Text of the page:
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Tuesday, 30 October 2012
Page: 12706

Mr FRYDENBERG (Kooyong) (19:20): It is my pleasure to follow the member for Corio in this place to welcome Australia's election as a temporary member of the UN Security Council. The member for Corio is a good man and he did pay tribute to a number of people within the Department of Foreign Affairs and elsewhere who have contributed significantly to this win. He also placed a straw man before this parliament when he talked about the isolationist tendencies of the coalition. That is absolute rubbish. His comments, together with those of the member for Eden-Monaro, who made some outrageous slurs against Australia's longest serving foreign minister, Alexander Downer, and Australia's second longest serving Prime Minister, John Howard, should have been retracted because they overtly politicised this debate and gloss over the significant foreign policy achievements of the Howard government.

When we talk about multilateralism, how could we forget INTERFET and East Timor? How could we forget what we have done in Bougainville, what we have done at a multilateral level to take on the terrorists and stamp out terrorism in our region and the highest level of cooperation with our most important near neighbour, Indonesia? How could we forget the many FTAs, what we did at the Doha Round on the free trade agenda and the counter-terrorism bilaterals? I could go on. There was a significant foreign policy legacy from the Howard government, and it has been glossed over in the comments from the member for Eden-Monaro and the straw man placed before this House by the member for Corio. This coalition, both in opposition and in government, stands ready to play its part at the multilateral level in a way that is consistent with Australian values and in a manner that furthers the national interest.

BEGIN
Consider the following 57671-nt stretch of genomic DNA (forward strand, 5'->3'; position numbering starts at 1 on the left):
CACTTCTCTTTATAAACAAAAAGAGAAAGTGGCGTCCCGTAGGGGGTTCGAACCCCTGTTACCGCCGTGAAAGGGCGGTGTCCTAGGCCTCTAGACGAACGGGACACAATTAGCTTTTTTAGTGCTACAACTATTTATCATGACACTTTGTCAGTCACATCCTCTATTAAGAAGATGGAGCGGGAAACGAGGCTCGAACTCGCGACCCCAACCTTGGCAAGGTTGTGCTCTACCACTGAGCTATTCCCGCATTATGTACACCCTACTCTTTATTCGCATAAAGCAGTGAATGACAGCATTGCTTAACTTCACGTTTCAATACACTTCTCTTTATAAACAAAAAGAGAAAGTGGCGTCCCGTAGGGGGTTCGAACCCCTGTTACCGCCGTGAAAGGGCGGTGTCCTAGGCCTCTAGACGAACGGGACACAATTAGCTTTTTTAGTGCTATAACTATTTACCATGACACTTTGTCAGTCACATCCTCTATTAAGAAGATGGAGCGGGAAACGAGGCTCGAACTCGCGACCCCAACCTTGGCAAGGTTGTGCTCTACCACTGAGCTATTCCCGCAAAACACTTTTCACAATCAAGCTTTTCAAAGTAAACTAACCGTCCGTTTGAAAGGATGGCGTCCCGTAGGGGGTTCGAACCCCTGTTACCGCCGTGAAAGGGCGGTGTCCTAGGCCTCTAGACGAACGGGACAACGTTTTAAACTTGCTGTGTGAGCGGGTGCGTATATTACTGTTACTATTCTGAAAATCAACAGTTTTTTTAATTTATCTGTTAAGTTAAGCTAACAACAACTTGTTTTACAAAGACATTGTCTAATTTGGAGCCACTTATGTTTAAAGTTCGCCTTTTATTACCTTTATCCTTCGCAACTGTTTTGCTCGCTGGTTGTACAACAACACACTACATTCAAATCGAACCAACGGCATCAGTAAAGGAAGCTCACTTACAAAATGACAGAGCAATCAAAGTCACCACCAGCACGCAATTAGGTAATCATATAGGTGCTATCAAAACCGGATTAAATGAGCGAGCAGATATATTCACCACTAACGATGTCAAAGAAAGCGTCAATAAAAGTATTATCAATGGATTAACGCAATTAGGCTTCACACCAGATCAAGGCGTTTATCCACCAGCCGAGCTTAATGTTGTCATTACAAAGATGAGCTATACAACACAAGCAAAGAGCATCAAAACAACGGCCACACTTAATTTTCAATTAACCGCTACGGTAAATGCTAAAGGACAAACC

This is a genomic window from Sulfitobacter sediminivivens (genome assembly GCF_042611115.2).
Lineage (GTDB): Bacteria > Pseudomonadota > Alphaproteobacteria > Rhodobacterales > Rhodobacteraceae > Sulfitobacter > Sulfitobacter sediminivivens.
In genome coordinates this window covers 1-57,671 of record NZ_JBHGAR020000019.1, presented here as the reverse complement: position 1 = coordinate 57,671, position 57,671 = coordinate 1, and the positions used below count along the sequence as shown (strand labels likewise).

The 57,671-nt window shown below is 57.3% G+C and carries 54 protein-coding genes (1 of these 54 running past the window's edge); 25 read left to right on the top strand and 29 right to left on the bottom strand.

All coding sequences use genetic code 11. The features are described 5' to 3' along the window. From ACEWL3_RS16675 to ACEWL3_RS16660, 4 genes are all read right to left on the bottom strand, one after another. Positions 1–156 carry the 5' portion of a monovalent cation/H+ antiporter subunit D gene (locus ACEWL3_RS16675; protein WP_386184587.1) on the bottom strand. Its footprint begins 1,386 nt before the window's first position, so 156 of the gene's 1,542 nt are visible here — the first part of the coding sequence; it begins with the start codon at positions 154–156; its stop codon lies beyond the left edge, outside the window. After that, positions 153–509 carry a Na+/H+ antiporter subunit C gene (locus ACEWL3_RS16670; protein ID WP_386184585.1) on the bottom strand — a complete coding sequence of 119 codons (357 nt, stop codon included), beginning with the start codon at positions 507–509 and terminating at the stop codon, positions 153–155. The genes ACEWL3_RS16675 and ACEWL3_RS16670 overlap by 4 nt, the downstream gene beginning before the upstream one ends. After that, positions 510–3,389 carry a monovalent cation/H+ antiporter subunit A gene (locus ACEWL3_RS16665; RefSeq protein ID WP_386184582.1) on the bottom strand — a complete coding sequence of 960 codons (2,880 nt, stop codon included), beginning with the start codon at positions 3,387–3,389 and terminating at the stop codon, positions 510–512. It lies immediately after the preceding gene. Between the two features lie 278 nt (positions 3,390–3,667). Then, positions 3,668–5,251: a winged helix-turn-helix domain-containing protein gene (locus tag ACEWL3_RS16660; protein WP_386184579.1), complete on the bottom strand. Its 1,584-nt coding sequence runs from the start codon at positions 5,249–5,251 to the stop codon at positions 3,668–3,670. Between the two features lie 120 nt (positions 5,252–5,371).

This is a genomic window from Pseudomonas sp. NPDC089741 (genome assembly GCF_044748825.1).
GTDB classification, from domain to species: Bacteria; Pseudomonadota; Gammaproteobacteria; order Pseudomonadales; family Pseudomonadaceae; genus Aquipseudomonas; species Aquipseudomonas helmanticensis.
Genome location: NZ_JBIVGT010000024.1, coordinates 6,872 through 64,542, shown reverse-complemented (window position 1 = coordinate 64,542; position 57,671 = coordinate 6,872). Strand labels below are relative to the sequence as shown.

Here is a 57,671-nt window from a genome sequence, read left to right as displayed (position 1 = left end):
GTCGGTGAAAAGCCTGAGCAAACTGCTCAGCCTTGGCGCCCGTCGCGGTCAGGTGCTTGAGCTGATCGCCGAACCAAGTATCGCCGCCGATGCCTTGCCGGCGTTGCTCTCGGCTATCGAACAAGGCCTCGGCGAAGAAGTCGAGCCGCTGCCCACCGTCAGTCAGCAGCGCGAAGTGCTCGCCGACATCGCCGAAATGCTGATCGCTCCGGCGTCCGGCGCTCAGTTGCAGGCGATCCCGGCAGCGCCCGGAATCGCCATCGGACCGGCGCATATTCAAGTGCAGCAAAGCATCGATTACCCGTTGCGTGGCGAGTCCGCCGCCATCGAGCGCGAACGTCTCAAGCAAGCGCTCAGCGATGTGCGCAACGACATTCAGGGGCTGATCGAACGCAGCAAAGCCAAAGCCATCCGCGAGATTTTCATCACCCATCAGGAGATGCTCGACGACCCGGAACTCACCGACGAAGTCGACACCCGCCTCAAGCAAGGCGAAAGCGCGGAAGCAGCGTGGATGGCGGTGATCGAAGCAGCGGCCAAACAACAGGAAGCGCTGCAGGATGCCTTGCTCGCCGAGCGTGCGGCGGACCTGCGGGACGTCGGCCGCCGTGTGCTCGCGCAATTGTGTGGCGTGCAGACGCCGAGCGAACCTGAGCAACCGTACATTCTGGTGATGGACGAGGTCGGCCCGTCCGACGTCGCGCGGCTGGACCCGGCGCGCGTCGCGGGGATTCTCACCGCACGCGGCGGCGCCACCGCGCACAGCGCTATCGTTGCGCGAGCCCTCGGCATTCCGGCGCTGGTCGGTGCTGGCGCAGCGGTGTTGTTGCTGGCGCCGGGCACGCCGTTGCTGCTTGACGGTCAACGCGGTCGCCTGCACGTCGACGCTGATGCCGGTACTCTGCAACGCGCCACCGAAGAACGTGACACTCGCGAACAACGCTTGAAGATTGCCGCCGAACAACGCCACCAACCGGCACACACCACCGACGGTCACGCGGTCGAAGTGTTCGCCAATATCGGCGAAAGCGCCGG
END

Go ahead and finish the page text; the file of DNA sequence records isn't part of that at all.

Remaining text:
We are here to pay tribute to those who contributed to our election as one of the 10 temporary members on the UN Security Council for 2013-14, where we will join the permanent five: United States, Russia, China, France and Great Britain. It was interesting that the member for Corio mentioned the contribution of former Prime Minister, Kevin Rudd. One would have thought he would have voted for him, but he did not. The member for Corio referred to the three foreign ministers, Stephen Smith, Kevin Rudd and Bob Carr, who all contributed to this election campaign. The fact that we have had three foreign ministers in less than five years is a reflection of the disunity and chaos we have seen on the other side. In contrast, the coalition had the same foreign minister for nearly 12 years of government. We have seen three on the other side in less than five years. The member for Corio referred to the charm of Bob Carr. I thought he was going to bring out a bouquet of flowers. That charm did not do much for the infrastructure needs of New South Wales during the time of his premiership.

Australia is a significant country on the world stage. We are the 12th biggest donor to the United Nations. Since 1947 we have contributed more than 65,000 personnel to UN peace and security missions. This is the fifth time that Australia will be serving on the Security Council. The UN plays an important role in international security, giving mandates for major missions, whether it be Afghanistan or East Timor; in the work of its agencies, the World Food Organization and the World Health Organization; in conventions such as the Convention on the Rights of the Child; and in transnational crime. And the list goes on.

Australia needs and deserves to be at the top table when it comes to the United Nations. There is no disagreement from the coalition on that point. The fact that we have such hardworking and effective members in our diplomatic corps, who act in a non-partisan manner to execute the wishes and the policies of the government of the day, is why we have been successful in this campaign.

To the former Secretary of the Department of Foreign Affairs and Trade, Dennis Richardson; to our ambassador in New York, Gary Quinlan; to deputy secretary Gillian Bird; to the Prime Minister's Special Envoy, Joanna Hewitt; to the former ambassador in India and elsewhere, John McCarthy; to Special Envoy Bill Fisher; to head of the task force Caroline Millar; to people like Bassim Blazey; and to those on the coalition side, Tim Fischer, Robert Hill and Russell Trood, I say to you: thank you for the work that you have done to help make Australia's campaign for the UN Security Council successful.